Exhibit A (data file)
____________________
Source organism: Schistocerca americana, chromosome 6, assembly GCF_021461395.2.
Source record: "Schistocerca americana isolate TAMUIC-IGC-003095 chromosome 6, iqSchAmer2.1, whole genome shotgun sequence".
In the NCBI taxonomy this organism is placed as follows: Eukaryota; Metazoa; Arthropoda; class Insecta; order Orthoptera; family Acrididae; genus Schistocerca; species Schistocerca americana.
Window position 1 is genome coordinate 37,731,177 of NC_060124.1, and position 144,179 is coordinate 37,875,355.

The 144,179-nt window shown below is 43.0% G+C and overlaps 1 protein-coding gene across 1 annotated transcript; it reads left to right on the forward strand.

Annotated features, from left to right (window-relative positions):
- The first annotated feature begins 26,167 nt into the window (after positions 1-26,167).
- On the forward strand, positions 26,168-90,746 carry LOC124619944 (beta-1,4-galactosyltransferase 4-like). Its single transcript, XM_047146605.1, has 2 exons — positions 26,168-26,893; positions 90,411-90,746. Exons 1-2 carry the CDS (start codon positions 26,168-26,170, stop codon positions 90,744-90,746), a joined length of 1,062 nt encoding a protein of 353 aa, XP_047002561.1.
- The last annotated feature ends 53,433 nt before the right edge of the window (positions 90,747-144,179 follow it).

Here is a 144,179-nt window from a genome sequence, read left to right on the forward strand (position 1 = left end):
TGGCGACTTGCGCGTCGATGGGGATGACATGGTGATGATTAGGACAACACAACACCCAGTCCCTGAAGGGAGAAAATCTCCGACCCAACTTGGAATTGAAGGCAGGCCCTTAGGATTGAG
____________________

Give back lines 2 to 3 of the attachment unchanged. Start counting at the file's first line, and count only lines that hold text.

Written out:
Source record: "Schistocerca americana isolate TAMUIC-IGC-003095 chromosome 6, iqSchAmer2.1, whole genome shotgun sequence".
In the NCBI taxonomy this organism is placed as follows: Eukaryota; Metazoa; Arthropoda; class Insecta; order Orthoptera; family Acrididae; genus Schistocerca; species Schistocerca americana.